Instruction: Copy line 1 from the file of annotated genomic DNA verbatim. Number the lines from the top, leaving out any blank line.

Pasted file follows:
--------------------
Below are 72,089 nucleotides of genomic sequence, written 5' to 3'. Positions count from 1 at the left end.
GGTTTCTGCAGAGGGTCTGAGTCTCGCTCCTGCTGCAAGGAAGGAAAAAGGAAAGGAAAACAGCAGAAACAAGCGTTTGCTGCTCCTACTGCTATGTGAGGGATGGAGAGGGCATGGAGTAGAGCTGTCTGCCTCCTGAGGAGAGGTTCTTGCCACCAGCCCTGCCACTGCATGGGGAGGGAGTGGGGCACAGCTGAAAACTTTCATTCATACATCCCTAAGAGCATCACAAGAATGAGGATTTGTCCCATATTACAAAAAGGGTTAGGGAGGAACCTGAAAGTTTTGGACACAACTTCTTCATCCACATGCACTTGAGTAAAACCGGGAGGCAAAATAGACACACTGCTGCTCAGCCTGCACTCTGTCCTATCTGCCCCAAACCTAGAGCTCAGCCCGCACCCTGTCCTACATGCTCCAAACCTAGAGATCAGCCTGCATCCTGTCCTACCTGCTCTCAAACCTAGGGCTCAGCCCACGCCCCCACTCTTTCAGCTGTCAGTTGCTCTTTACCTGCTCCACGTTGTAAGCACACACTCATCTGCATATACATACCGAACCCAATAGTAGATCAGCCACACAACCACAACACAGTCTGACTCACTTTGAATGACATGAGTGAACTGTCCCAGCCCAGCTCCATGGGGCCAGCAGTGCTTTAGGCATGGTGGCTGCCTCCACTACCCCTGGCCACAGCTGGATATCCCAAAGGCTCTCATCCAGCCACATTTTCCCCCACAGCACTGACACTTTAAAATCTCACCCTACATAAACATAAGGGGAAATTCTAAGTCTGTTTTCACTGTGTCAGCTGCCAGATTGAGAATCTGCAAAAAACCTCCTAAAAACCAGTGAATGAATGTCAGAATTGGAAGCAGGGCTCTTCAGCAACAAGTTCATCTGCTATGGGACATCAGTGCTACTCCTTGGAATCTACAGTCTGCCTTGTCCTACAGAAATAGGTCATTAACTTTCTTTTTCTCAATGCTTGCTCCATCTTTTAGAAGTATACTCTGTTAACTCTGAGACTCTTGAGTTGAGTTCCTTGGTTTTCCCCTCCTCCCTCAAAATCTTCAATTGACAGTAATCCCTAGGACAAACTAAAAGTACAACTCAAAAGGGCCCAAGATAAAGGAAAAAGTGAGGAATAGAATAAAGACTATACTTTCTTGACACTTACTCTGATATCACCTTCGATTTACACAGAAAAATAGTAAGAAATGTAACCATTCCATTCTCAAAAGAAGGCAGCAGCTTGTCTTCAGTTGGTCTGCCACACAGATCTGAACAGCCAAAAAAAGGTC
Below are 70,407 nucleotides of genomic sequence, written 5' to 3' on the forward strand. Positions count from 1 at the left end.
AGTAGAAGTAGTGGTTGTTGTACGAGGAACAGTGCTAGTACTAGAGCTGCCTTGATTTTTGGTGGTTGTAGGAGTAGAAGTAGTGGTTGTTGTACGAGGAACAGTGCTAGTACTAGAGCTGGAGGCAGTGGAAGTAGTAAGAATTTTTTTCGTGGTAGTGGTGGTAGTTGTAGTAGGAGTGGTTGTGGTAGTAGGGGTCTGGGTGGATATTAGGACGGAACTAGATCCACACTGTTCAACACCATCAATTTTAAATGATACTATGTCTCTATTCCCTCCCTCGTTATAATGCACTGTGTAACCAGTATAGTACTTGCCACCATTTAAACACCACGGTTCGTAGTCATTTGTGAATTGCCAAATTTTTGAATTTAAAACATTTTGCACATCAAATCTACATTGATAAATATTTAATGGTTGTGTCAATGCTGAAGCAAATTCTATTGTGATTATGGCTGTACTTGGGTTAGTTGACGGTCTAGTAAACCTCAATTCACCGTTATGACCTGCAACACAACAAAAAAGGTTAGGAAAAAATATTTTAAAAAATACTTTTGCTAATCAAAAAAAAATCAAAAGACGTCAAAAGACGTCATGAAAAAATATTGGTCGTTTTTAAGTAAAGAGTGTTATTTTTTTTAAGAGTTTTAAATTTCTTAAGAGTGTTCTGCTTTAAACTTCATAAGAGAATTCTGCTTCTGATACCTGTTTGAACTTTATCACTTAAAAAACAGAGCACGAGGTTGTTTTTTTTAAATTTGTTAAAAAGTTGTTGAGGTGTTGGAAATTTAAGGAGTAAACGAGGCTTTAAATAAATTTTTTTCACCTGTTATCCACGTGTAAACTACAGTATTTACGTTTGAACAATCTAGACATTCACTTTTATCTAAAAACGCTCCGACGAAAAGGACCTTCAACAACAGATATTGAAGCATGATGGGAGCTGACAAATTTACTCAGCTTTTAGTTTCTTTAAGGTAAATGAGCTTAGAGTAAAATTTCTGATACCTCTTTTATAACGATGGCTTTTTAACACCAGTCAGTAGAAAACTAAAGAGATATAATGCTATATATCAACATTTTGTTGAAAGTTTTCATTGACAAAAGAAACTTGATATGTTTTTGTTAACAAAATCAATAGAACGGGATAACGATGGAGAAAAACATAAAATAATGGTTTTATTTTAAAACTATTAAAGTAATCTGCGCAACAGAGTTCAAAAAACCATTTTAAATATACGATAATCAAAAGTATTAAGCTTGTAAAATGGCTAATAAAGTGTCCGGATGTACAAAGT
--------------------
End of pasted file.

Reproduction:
Below are 72,089 nucleotides of genomic sequence, written 5' to 3'. Positions count from 1 at the left end.